An honest review of COD: Ghosts
(I’m going to alienate some people with this one, but please bear with me on this. I will try to explain things to you to the best of my knowledge.)
A while back I wrote a little something about the newest game in the “Call of Duty” video game franchise, “Call of Duty: Ghosts”. I ordered it, got it the day it came out (Nov. 5), and played it. At first, I wanted to get rid of it by any means possible. I was swearing more than a sailor at how frustrating the game was. It’s started to grow on me after a week, but there are a few things I don’t like. I’ll get to those in a minute.
The game is about the “Ghosts” squad, a group of elite military commandoes fighting against the Federation, a collection of oil-producing nations that has effectively demoralized the United States. The campaign takes players undersea, and in space.
But since the first “Modern Warfare” game came out, people have been buying the Call of Duty games for the multiplayer experience, which has been a moneymaker for publisher Activision and it’s development companies that make COD games every year, Treyarch (“World at War”, “Black Ops” and “Black Ops II”) and Infinity Ward (“Ghosts” and the “Modern Warfare” series).
Recently, “Ghosts” sales figures were reportedly less than its predecessor, “Black Ops II”. Customer impressions of the game on sites like GameSpot and Amazon have been less than glowing, to put it nicely. Here’s why:
1. Campers: A “camper” is someone who sits in one spot on the map and takes out other players. This was prevalent in other COD games to a certain extreme, but in “Ghosts” it’s worse. It’s bad when added to:
2. Spawns and death times: Some users have complained about how long it takes for players to get a kill, saying they’re dead within a second and without even knowing it. Or they get injured. The big complaint here is what’s known as “hit detection”, and in “Ghosts” it’s a bit out of whack.
Other users have complained about the spawns, or when a player gets killed and comes back again in a random area. Sometimes players will spawn very close to where they were killed, or even very VERY close to an enemy player (which happened to me a few times out of the gate).
3. No “Search & Destroy”: “Search & Destroy” is a popular game mode in COD. Players take turns defending or attacking two bomb sites. The attacking players must plant an explosive on one of the sites and try to prevent the other team from defusing the explosives, provided they don’t get killed. Players who get killed in this mode don’t respawn until the next round.
However, there were players upset to find that “Search and Destroy” was replaced with “Search & Rescue”, a variant that includes dog tags that must be recovered to allow team members to respawn. Since then, Infinity Ward announced that it will include “Search & Destroy”.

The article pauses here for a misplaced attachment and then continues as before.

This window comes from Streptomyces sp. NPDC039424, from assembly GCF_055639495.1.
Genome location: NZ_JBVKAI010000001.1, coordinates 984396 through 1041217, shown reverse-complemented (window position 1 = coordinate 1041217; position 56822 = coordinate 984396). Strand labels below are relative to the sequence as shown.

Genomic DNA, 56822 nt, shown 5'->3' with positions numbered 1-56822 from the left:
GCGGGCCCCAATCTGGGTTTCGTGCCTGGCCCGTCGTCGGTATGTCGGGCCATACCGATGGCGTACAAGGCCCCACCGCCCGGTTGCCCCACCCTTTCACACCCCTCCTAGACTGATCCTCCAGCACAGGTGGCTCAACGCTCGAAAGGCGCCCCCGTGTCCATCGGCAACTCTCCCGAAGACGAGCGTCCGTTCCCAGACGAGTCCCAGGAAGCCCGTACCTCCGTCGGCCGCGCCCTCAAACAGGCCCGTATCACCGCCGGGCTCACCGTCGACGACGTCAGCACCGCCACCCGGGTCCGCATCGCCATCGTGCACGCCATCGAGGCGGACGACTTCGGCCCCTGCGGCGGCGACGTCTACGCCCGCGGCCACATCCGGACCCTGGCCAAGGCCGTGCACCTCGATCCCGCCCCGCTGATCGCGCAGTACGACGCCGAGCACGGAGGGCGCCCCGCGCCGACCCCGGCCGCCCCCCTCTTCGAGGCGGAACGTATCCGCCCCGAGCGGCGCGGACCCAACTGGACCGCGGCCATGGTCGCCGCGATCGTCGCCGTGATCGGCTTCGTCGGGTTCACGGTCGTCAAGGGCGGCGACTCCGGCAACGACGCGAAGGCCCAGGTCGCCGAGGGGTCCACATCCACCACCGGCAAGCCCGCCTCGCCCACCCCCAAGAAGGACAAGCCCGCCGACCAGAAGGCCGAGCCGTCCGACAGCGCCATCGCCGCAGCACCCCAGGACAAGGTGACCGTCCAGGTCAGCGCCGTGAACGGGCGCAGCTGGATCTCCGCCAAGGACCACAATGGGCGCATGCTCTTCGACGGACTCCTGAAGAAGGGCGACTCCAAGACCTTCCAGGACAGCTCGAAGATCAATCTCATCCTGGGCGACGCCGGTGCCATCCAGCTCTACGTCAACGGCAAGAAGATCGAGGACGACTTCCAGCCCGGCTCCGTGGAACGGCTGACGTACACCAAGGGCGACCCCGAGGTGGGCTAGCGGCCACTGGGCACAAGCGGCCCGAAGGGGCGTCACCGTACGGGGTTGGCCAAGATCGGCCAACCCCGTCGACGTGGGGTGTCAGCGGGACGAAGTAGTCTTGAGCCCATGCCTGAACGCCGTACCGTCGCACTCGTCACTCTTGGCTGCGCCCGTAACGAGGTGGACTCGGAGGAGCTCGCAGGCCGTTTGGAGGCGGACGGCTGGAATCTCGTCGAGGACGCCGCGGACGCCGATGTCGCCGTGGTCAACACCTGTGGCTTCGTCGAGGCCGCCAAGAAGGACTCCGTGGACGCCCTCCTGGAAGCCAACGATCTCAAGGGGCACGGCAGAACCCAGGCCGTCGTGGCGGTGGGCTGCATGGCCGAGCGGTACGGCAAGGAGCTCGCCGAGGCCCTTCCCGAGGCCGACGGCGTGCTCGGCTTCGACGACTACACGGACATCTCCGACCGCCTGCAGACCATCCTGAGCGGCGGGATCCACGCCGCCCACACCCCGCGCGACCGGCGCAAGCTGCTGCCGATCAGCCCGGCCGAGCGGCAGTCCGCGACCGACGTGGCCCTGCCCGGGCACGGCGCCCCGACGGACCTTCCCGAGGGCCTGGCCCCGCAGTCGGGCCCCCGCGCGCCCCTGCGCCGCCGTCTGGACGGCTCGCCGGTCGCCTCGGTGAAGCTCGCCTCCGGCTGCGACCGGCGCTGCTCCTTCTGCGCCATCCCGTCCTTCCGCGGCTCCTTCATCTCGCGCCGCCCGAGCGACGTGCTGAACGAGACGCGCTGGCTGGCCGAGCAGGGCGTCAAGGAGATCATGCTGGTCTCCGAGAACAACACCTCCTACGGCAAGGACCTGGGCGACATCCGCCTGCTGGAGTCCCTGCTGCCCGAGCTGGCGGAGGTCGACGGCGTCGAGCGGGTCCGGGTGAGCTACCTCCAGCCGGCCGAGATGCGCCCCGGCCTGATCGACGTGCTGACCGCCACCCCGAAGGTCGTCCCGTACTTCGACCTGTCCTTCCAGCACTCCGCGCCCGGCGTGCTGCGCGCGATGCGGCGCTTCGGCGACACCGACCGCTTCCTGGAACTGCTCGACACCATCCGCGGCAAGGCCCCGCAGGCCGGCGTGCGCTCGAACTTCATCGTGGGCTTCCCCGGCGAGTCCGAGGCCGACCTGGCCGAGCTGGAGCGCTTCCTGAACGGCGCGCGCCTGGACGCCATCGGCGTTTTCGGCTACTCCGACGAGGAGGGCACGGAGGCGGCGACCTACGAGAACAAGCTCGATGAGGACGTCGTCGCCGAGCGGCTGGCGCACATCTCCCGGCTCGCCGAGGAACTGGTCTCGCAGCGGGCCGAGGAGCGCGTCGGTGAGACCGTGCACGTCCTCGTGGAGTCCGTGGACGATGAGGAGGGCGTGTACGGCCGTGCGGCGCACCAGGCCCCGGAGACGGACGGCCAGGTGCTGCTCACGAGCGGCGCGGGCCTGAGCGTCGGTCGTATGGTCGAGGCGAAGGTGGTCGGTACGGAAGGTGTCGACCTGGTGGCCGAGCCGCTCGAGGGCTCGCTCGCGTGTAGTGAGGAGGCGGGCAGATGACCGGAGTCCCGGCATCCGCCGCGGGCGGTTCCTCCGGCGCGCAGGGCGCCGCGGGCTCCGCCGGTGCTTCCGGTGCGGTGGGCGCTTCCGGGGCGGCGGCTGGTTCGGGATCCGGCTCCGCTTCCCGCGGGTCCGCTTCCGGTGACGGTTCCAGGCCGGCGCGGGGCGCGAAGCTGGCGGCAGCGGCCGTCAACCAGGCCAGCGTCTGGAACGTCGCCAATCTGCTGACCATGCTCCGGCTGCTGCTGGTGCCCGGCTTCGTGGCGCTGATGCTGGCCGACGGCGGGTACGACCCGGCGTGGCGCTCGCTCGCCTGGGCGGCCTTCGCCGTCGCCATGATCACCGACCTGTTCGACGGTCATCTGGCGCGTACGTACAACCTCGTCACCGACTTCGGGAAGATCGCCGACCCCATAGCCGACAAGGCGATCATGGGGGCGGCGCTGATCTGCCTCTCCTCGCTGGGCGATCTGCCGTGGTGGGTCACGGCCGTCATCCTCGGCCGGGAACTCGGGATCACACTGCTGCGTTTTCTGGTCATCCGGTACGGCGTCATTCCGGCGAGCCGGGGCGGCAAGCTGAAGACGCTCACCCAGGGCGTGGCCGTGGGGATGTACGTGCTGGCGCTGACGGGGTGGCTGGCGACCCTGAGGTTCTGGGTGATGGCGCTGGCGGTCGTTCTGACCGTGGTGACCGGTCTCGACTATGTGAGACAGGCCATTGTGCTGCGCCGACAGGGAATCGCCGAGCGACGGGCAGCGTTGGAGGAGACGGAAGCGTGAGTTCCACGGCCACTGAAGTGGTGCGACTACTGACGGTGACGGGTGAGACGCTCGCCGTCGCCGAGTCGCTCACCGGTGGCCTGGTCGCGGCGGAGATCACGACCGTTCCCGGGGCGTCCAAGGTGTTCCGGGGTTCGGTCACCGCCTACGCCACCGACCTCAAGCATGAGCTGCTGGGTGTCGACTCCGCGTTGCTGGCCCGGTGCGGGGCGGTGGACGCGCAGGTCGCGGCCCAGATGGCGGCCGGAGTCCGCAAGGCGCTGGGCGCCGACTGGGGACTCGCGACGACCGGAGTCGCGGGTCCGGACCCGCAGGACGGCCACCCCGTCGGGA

4. It makes players feel like testers: Video game testers have a job that can be monotonous. They have to play the same test games, and the same levels, over and over again in search of glitches and bugs that must be fixed. And once those are fixed, the testers have to do it over again to look for more to be fixed.
I found the campaign to be quite smooth, but in the multiplayer I found glitches. My attack dog in the game was able to kill an enemy player through a window, a window that didn’t even break, that’s one. Another time there were things hanging in midair, including downed players. Gamers, upon finding these things, almost become testers in a sense.
5. It’s trying to do what Treyarch did: When Treyarch made “COD: World at War”, they introduced the “Zombies” mode, in which players must survive seemingly endless hordes of the undead. This mode proved to be popular enough to emerge in the subsequent “Black Ops” games.
Infinity Ward added a non-zombie survival mode in “Modern Warfare 3”, which was okay. But now they have a alien-based survival mode called “Extinction”. I tried this mode once and I’ve been avoiding it ever since. The aliens look like a hodgepodge of things from the “Alien” and “Predator” movies, and they’re extremely hard to kill unless you’re liberal with ammunition. And the weapons seem purposely underpowered compared to their multiplayer counterparts.
6. It encourages you to play the “Squads” levels: Cooperative play isn’t a bad thing by any means. But to choose to play cooperatively is one thing, suggesting it is another. That being said, players can play some of the squad games with, or against artificial intelligence by themselves.
I’ve also read complaints about how unrealistic it is. Excuse me, but this is a video game, it’s not supposed to be realistic (however impressive the graphics are supposed to be). You want impressive graphics and realism, go outside.
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